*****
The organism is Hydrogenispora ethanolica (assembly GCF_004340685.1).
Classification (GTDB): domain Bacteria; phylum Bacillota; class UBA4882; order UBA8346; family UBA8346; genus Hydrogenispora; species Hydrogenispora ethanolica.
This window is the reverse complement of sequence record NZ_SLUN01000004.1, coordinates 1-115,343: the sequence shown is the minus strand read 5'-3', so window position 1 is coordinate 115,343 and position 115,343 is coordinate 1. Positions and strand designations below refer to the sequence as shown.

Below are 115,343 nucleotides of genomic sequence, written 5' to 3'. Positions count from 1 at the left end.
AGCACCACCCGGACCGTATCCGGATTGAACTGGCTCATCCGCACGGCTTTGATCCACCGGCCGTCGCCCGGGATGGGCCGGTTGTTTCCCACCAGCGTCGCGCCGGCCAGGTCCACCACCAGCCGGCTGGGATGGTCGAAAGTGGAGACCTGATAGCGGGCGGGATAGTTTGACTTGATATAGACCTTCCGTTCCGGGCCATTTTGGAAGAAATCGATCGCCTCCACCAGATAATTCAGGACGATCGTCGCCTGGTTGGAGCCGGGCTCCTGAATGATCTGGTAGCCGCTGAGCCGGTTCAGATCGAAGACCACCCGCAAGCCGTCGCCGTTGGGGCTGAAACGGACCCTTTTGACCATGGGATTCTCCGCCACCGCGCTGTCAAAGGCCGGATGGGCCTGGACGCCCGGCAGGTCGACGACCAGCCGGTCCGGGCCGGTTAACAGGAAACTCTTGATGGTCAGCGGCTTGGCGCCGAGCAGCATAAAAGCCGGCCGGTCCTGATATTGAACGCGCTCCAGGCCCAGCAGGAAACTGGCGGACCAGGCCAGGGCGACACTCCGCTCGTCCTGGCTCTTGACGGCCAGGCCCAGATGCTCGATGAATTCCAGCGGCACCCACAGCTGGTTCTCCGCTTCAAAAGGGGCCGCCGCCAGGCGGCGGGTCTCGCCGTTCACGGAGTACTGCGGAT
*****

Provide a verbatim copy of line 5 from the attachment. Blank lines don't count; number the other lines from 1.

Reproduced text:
AGCACCACCCGGACCGTATCCGGATTGAACTGGCTCATCCGCACGGCTTTGATCCACCGGCCGTCGCCCGGGATGGGCCGGTTGTTTCCCACCAGCGTCGCGCCGGCCAGGTCCACCACCAGCCGGCTGGGATGGTCGAAAGTGGAGACCTGATAGCGGGCGGGATAGTTTGACTTGATATAGACCTTCCGTTCCGGGCCATTTTGGAAGAAATCGATCGCCTCCACCAGATAATTCAGGACGATCGTCGCCTGGTTGGAGCCGGGCTCCTGAATGATCTGGTAGCCGCTGAGCCGGTTCAGATCGAAGACCACCCGCAAGCCGTCGCCGTTGGGGCTGAAACGGACCCTTTTGACCATGGGATTCTCCGCCACCGCGCTGTCAAAGGCCGGATGGGCCTGGACGCCCGGCAGGTCGACGACCAGCCGGTCCGGGCCGGTTAACAGGAAACTCTTGATGGTCAGCGGCTTGGCGCCGAGCAGCATAAAAGCCGGCCGGTCCTGATATTGAACGCGCTCCAGGCCCAGCAGGAAACTGGCGGACCAGGCCAGGGCGACACTCCGCTCGTCCTGGCTCTTGACGGCCAGGCCCAGATGCTCGATGAATTCCAGCGGCACCCACAGCTGGTTCTCCGCTTCAAAAGGGGCCGCCGCCAGGCGGCGGGTCTCGCCGTTCACGGAGTACTGCGGAT